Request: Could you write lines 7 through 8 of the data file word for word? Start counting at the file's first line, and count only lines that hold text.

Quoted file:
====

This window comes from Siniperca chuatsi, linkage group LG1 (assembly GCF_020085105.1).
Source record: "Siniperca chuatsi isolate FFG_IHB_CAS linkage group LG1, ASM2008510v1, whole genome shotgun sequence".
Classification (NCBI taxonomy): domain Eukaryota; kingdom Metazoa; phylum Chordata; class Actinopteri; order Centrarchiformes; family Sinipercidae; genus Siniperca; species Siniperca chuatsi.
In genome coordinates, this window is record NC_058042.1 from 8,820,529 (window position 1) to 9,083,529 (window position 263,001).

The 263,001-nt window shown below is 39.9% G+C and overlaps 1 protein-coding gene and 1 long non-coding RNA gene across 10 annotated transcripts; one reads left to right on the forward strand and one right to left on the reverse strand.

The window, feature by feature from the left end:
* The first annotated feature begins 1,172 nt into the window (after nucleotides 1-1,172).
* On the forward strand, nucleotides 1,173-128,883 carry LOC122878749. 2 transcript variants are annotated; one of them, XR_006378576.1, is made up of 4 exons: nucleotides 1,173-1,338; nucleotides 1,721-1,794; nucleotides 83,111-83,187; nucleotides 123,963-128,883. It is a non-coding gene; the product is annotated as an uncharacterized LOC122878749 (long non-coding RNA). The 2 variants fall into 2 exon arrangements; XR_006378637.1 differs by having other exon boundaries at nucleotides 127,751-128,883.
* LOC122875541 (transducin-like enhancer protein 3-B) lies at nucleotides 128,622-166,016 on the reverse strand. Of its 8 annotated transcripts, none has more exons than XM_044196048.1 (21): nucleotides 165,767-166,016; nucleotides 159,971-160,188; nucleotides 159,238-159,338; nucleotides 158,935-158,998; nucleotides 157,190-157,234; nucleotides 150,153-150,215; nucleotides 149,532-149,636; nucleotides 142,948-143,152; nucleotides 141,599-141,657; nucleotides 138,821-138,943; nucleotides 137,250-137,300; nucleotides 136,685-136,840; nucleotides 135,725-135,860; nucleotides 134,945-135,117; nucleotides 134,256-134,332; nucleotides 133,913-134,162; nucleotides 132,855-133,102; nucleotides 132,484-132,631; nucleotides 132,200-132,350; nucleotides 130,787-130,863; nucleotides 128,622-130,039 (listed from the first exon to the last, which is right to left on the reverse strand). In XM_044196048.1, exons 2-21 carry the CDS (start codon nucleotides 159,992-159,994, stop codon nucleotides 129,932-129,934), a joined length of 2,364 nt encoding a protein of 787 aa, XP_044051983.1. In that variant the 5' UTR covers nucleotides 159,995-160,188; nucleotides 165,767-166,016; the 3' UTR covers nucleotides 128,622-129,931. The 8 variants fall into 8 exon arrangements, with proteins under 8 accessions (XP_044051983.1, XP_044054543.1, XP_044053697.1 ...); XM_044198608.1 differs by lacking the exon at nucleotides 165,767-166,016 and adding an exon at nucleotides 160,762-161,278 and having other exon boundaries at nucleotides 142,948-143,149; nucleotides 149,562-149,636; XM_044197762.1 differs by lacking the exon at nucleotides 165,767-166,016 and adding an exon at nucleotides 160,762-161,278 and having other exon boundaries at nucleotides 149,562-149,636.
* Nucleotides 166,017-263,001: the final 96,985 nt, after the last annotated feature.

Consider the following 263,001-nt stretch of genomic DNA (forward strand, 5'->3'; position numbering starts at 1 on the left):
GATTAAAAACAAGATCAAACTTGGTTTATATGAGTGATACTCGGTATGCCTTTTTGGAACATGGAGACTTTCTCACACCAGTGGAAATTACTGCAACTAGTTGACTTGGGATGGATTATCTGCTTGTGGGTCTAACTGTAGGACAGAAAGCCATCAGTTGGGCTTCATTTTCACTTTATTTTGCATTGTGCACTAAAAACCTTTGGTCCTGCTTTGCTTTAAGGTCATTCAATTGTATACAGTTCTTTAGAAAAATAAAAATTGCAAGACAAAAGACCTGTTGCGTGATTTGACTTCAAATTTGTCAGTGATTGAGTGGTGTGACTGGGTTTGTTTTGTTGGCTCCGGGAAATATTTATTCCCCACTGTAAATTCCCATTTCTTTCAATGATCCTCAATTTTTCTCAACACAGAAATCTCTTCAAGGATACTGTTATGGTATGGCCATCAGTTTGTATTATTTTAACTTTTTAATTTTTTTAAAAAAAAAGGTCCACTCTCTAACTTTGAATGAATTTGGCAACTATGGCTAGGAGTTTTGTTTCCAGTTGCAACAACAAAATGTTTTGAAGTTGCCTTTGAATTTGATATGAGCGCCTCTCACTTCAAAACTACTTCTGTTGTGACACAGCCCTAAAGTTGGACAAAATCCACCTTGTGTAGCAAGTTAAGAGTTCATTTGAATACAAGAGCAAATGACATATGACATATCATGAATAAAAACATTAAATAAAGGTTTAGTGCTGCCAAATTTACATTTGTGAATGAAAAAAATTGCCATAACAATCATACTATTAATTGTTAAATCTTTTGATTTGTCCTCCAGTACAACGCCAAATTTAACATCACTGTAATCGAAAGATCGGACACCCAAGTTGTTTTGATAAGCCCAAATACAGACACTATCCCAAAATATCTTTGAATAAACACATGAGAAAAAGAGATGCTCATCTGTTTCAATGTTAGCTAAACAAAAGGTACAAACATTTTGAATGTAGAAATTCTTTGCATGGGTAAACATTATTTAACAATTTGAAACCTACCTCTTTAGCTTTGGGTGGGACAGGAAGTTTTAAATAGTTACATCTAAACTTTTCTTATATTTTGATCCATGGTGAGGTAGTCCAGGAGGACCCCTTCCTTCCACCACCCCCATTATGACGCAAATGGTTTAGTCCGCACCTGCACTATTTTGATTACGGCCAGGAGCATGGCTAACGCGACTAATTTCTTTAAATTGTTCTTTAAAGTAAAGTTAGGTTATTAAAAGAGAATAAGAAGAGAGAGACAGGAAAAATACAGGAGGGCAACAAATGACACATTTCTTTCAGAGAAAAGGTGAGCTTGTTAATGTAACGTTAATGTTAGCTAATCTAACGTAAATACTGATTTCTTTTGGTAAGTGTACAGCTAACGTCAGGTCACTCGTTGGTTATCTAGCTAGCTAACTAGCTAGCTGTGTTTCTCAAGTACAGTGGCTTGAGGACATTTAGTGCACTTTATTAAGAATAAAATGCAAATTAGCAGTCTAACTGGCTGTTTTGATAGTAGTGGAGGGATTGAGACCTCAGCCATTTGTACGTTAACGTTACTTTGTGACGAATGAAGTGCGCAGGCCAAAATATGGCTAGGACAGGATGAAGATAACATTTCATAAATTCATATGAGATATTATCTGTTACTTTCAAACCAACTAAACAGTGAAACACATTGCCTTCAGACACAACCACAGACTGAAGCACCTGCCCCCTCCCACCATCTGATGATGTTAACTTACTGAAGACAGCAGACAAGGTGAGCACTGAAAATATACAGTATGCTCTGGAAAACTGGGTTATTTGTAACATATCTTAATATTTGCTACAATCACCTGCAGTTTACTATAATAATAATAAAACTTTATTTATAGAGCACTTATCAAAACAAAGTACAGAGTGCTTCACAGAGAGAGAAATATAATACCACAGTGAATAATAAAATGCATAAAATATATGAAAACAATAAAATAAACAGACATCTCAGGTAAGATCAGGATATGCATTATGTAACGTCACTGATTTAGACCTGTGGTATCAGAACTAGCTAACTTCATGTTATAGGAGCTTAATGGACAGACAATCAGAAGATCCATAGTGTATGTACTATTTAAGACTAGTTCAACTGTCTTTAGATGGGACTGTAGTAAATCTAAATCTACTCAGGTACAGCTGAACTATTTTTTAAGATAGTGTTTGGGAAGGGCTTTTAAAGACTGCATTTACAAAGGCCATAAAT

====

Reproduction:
* The first annotated feature begins 1,172 nt into the window (after nucleotides 1-1,172).
* On the forward strand, nucleotides 1,173-128,883 carry LOC122878749. 2 transcript variants are annotated; one of them, XR_006378576.1, is made up of 4 exons: nucleotides 1,173-1,338; nucleotides 1,721-1,794; nucleotides 83,111-83,187; nucleotides 123,963-128,883. It is a non-coding gene; the product is annotated as an uncharacterized LOC122878749 (long non-coding RNA). The 2 variants fall into 2 exon arrangements; XR_006378637.1 differs by having other exon boundaries at nucleotides 127,751-128,883.